US 4457118 A
A combined wooden floor joist and foundation wall stud truss and construction process is disclosed whereby a wooden foundation wall and floor trusses for a framed building are erected simultaneously. The individual truss members include elongated floor joist members that mount all weather treated foundation wall studs by means of truss clips. The studs have side surfaces that are coplanar with side surfaces of the floor joists. A number of the trusses may be secured to a footing along a treated sill plate, and tied together by the sill plate and by treated plywood sheathings nailed to the studs. A rim joist can also be used to tie the individual trusses together into a completed frame unit including foundation wall studs ready for sheathing and floor joists ready for subflooring. The process basically involves preparation of the footing, placement of the sill plates, and installation of the truss units. The floor joists and foundation wall studs are constructed simultaneously and inherently with installation of the truss units.
1. An integral floor and foundation wall frame component for use in a framed building structure having (a) a peripheral all weather treated wooden foundation resting on a below grade footing sill plate for supporting the framed building structure, (b) said peripheral treated wooden foundation including an external covering of all weather treated wooden sheathing abutting subgrade backfill material externally banked against the foundation, and (c) flooring supported by the all weather treated wooden foundation, said frame component comprising:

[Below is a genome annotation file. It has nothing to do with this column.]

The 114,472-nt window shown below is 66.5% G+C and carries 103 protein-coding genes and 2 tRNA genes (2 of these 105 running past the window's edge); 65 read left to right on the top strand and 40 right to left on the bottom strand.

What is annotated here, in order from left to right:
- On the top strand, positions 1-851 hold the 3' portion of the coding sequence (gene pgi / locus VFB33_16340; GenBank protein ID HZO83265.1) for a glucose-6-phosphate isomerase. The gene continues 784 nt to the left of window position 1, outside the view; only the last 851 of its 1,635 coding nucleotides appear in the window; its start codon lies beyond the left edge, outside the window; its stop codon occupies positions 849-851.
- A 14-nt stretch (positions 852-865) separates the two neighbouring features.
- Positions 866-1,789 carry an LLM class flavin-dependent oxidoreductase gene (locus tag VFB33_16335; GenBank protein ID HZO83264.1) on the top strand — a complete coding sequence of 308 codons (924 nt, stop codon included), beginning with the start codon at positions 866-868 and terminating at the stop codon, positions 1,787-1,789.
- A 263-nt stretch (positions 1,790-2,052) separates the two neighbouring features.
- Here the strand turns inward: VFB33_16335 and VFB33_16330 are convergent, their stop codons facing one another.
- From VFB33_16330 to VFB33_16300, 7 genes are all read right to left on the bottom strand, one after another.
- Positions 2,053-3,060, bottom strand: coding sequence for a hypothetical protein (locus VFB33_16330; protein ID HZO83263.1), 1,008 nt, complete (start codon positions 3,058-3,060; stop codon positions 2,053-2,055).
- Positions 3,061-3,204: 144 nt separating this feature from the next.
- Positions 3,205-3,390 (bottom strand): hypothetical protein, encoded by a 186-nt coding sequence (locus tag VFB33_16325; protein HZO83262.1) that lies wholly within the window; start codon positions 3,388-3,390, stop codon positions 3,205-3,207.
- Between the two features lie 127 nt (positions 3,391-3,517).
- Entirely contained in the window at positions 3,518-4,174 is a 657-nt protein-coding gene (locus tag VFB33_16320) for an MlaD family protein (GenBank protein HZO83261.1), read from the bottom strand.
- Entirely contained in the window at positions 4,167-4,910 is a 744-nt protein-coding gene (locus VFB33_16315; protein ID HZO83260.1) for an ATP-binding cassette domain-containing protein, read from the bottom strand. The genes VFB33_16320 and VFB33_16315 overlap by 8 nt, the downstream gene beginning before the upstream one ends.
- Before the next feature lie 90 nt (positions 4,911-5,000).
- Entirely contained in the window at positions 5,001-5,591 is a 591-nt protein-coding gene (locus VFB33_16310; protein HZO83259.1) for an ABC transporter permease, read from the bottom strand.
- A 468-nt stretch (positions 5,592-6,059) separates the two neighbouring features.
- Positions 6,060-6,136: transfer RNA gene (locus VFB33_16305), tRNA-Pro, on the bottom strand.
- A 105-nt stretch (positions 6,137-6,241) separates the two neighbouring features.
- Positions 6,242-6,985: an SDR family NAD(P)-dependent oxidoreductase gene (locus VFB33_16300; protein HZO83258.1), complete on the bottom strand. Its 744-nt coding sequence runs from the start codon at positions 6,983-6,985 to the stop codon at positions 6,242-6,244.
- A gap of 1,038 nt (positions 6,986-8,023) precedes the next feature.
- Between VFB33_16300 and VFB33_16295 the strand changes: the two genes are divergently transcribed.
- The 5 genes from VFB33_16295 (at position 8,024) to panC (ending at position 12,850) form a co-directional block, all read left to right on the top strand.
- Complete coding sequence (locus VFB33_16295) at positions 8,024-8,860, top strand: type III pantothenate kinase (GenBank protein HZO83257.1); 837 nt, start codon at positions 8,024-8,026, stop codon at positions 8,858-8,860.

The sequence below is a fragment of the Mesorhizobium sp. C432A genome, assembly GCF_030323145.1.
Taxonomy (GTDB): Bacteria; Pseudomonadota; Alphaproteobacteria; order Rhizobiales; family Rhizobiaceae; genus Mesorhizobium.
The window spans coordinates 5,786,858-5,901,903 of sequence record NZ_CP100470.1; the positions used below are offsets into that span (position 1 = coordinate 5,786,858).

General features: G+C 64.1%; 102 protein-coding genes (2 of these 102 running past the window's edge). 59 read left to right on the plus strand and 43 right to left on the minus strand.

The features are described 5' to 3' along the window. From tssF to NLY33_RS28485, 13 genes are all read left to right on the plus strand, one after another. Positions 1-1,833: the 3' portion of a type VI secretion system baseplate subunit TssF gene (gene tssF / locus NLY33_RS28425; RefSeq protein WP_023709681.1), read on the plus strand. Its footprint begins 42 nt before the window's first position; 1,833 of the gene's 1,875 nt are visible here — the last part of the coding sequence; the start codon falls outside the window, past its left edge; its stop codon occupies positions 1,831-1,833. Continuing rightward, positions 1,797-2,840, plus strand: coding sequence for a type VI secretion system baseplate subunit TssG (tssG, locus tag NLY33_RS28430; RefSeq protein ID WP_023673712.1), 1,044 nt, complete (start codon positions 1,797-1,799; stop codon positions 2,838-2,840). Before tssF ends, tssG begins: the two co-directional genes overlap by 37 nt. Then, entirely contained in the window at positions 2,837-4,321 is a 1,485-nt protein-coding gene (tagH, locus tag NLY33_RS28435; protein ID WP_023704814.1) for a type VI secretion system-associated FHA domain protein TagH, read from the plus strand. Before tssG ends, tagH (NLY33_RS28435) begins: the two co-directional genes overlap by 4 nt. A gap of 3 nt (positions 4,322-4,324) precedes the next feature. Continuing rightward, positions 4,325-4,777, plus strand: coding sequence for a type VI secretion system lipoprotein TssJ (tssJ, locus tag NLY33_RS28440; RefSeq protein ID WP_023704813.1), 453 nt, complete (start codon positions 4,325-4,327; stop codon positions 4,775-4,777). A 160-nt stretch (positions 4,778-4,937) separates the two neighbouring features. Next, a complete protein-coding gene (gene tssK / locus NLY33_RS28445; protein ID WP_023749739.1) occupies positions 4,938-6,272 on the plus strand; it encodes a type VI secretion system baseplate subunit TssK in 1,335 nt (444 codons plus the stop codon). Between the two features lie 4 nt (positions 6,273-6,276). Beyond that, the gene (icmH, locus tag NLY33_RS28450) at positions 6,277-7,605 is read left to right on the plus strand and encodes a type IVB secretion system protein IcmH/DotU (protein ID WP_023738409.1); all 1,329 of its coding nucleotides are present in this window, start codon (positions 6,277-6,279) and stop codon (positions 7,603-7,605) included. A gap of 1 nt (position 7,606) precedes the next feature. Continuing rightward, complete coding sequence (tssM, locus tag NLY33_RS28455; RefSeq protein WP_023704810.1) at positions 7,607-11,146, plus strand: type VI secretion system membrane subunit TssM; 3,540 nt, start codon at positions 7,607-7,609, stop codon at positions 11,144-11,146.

an elongated floor joist member of rectangular cross section having (a) a longitudinal length dimension between opposed ends, (b) a transverse width dimension between longitudinal side surfaces, and (c) a depth dimension between opposed top and bottom edge surfaces joining the side surfaces with the top edge surface adapted to receive the floor;
a wooden all weather treated foundation bearing wall stud having (a) a top end with a first surface engaging the bottom surface of the floor joist member for supporting the joist member, (b) a free bottom end extending below the floor joist member with a second bearing surface for engaging and bearing against the below grade footing sill, (c) side surfaces coplanar with the side surfaces of the floor joist member and (d) parallel outside and inside edge surfaces joining the side surfaces and perpendicular to the edge surfaces of the floor joist member, the inside edge surface being adapted to receive the treated wooden foundation wall sheathing thereon and support subgrade backfill; and
truss clip means rigidly joining the floor joist member and the foundation wall stud to form the integral floor and foundation wall frame component.
2. The floor and foundation wall frame component as claimed by claim 1 further comprising:
a web member joined by truss clips to the floor joist and the foundation wall stud adjacent its bottom end surface.
3. The floor and foundation wall frame component as claimed by claim 1 further comprising:
an intermediate support member spaced along the floor joist member from the foundation wall stud, affixed to the floor joist member in parallel relation to the foundation stud member and adapted to be supported on a treated intermediate wooden footing sill.
4. The floor and foundation wall frame component as claimed by claim 3 further comprising:
a diagonal web member joined at a top end by truss clips to the floor joist and at a bottom end to the intermediate support member.
5. The floor and foundation wall frame component as claimed by claim 4 wherein said bottom end of the diagonal web is joined to the intermediate support member at least one foot above the intermediate footing sill.
6. The floor and foundation wall frame component as claimed by claim 1 wherein the floor joist member is formed of untreated wood and wherein the length dimension of the foundation wall stud between top and bottom ends thereof is sufficient to support the floor joist member above the sill plate at a distance of at least one foot from the footing sill.
7. The floor and foundation wall frame component as claimed by claim 1 wherein the truss clip means is comprised of: